In fact that probably played a large part in Trump’s election victory. He struck a raw nerve of the voter and the more he listened to them, the larger the crowds he attracted. And he didn’t let go. Although he’s doing a lot of things in ways, I do not agree, I will give him credit. He has gone full steam ahead delivering on exactly what he said he would do.

Even in Nova Scotia all of us could cite examples where municipal governments have overlooked the wishes of their constituents. If Colchester Council has done that in the past, they have done an about face.

On February 15th they tabled a motion to build a sidewalk until a public meeting was held with affected residents. A week to the day, the meeting had been held. The next day on February 23rd, council overturned a staff recommendation and did exactly what the residents wanted – a 270 metre sidewalk on the East side of Carter Road in Brookfield.

Congratulations to Colchester Municipal Council for listening to the taxpayers. Keep up the good work. - Maurice


 

February 2017 - Voters flexing their muscles

In 2016 we witnessed a few unexpected events in traditional democratic countries with most prominent being England’s BREXIT vote in favour of leaving the European Common Market and the American decision to put Donald Trump into the White House. Both are evidence the electorate has become tired of "same old, same old" and have flexed their muscles by voting "their way".

A similar trend occurred in Canada in 2015 when Justin Trudeau was swept into power with 39.4% of the popular vote to attain 184 of 338 seats. Perhaps 2015 was the first demonstration of voters voting their conscience. If so, it’s a trend that has barely gained any traction.

In Nova Scotia’s October municipal elections several long-serving municipal politicians were removed in favour of those who voters felt best represented their feelings. Even though in many cases, municipal representatives were returned to office by acclamation, it does not mean all is well.

It going to take a few years for the electorate to become more satisfied and settle down. They have a variety of feelings: not enough is happening to increase economic activity in their area; they’re feeling squeezed and some feel they are not getting enough value for their tax dollars, while others in rural areas feel marginalized because of poor cell phone coverage; lack of high speed internet and a variety of other factors.

To his credit after being elected in 2013, Premier McNeil has stayed the course saying he will not sign any labour agreement which Nova Scotia can not afford. It’s certainly causing him problems with teachers, nurses and NSGEU demanding costly financial and other employment considerations.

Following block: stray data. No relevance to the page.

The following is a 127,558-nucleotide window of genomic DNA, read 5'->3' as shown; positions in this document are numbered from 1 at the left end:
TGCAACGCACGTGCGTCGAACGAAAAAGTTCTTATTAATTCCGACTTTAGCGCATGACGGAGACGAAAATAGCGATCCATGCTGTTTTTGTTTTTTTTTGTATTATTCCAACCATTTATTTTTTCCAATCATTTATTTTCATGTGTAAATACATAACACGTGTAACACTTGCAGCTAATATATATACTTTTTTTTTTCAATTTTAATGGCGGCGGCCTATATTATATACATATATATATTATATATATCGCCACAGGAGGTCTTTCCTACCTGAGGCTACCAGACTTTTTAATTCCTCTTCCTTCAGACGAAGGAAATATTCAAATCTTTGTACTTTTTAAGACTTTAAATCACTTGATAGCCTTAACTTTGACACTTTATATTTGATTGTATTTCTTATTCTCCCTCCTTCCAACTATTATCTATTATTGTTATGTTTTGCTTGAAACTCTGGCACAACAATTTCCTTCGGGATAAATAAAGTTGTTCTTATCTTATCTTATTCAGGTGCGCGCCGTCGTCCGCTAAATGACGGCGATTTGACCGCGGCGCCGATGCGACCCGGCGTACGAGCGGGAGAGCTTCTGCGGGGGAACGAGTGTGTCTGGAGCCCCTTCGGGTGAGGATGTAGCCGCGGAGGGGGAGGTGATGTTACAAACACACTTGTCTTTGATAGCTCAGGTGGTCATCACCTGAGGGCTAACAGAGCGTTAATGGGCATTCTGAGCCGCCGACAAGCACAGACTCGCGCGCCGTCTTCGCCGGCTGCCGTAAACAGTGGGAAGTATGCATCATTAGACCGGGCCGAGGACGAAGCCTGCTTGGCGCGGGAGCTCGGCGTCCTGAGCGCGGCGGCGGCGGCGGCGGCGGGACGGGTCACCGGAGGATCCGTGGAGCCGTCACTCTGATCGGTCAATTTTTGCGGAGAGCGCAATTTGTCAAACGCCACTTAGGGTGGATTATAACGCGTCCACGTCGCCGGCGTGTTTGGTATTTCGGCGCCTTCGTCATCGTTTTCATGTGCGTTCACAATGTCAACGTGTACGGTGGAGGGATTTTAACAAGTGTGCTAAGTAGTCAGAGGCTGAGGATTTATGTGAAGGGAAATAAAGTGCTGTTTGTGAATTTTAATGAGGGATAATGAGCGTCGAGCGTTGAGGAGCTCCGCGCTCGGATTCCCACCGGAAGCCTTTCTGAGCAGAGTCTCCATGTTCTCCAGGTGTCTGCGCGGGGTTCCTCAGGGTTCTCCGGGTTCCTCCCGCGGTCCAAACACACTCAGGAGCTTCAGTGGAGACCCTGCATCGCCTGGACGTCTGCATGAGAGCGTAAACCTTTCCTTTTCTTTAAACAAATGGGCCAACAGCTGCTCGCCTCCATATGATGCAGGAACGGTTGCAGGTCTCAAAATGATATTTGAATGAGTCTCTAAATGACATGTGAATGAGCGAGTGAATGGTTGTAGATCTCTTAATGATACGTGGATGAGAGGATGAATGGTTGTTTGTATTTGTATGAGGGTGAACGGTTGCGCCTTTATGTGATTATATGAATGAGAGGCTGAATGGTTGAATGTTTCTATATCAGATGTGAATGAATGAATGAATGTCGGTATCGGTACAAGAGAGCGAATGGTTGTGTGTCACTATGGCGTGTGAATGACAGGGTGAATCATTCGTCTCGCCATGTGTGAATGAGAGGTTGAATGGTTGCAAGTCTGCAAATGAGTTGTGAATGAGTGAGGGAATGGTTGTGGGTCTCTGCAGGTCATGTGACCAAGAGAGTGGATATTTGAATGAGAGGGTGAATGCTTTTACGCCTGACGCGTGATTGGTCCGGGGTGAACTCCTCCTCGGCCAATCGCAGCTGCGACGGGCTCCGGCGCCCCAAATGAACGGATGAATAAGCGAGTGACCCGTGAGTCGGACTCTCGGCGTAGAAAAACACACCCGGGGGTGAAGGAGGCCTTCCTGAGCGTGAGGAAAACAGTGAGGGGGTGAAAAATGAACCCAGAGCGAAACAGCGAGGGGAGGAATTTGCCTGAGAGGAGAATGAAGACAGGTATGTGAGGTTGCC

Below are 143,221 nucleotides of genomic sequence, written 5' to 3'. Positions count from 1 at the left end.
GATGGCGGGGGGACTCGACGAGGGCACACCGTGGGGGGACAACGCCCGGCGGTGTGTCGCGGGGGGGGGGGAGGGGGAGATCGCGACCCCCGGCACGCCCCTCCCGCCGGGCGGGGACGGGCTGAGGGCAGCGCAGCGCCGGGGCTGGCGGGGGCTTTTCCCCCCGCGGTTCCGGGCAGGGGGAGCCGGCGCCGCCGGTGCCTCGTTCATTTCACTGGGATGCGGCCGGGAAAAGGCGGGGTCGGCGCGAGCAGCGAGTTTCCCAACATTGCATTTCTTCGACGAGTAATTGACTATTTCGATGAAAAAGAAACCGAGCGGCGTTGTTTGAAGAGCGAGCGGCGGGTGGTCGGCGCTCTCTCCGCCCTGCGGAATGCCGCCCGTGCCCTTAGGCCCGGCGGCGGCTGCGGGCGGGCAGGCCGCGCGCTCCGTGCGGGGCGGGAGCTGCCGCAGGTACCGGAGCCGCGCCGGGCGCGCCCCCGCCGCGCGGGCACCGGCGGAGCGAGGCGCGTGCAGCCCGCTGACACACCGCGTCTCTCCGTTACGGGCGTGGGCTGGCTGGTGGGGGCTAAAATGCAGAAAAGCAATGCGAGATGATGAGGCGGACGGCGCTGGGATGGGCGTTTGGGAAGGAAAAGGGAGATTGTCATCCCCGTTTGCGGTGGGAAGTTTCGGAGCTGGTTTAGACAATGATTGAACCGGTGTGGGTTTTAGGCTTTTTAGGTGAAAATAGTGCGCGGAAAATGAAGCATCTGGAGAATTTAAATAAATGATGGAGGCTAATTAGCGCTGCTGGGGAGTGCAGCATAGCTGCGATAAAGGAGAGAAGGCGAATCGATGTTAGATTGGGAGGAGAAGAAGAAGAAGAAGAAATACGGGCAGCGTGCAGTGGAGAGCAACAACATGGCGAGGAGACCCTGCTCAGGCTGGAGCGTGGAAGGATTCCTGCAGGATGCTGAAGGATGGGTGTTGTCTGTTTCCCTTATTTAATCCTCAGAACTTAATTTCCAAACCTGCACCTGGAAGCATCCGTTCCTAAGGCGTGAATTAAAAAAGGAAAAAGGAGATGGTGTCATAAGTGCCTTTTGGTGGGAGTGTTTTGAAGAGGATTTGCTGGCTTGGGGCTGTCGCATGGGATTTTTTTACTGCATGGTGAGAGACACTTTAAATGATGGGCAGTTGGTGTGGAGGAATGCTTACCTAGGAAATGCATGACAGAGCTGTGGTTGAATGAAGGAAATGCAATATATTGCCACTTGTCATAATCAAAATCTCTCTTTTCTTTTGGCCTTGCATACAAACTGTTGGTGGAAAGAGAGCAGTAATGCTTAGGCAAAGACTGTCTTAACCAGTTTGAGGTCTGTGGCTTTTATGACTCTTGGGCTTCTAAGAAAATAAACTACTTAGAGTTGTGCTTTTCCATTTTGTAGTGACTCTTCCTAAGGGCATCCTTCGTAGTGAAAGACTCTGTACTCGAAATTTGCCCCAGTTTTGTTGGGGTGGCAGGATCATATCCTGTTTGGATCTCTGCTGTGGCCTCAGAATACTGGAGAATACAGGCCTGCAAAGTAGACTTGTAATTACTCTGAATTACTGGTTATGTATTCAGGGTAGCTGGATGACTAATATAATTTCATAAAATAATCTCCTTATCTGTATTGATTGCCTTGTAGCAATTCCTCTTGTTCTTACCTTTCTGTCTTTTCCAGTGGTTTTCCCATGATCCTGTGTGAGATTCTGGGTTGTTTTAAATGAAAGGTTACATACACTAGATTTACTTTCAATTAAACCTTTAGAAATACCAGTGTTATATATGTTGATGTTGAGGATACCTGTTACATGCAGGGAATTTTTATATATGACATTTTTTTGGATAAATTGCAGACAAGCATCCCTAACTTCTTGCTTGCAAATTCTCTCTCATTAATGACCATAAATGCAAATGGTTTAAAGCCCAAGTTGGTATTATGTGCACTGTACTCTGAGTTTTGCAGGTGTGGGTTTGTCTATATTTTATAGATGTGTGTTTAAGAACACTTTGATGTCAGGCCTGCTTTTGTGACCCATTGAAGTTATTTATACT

To set the stage, of what we are facing and what needs to be done to improve economic viability in Atlantic Canadad, I refer to an Atlantic Institute for Market Studies (AIS) "The Size and cost of Atlantic Canada’s Public Sector" study from September 2014. Here’s a few facts pulled from the 12 page report:

  • Public sector employment in Atlantic Canada is higher than the national average. Nationally, in 2013, 17.8 per cent of all jobs were in the civilian public sector. By comparison, in the Atlantic provinces, this figure is 22.6 per cent, nearly five percentage points above the national average.
  • Public sector employment rates in Nova Scotia and New Brunswick also exceed the national average of 18 per cent, accounting for 21.8 and 20.4 per cent of all jobs.
  • Some object measuring the size of the public sector relative to the employed workforce is not the best way to measure government employment because all residents–not just those employed in the workforce–make use of government services.
  • There are 84 sub-national public sector employees per 1,000 residents in Canada. Closely aligned with this level of employment is New Brunswick, at 85 employees per 1,000 residents. In each of the other Atlantic provinces, however, sub-national employment is at least 10 per cent higher than in the country as a whole. In Prince Edward Island, there are 95 sub-national public employees per 1,000 residents, and in Nova Scotia, 99 per 1,000 residents. Newfoundland and Labrador has 109 public employees per 1,000 residents–nearly 30 per cent higher than the national average. In total, relative to population, Atlantic Canada’s rate of public sector employment is 14.3 per cent larger than that of the country as a whole.
  • If public sector employment rates matched the national average in Newfoundland and Labrador, there would be 13,253 fewer public sector workers than is currently the case, which would have reduced the province’s wage bill by $880 million in the 2012-13 fiscal year.
  • In Nova Scotia, there would have been 14,127 fewer public sector workers, reducing the wage bill by $836 million.
  • The corresponding figures for Prince Edward Island are 1,686 public sector workers and $112 million, and for New Brunswick, 834 public sector workers and $58 million.
  • To put these figures into perspective, the regional provincial-level budget deficit was $1.08 billion in fiscal year 2012/13, and aligning public sector employment rates with the national average would have reduced the total sub-national government wage bill by $1.89 billion in the 2012-13 fiscal year.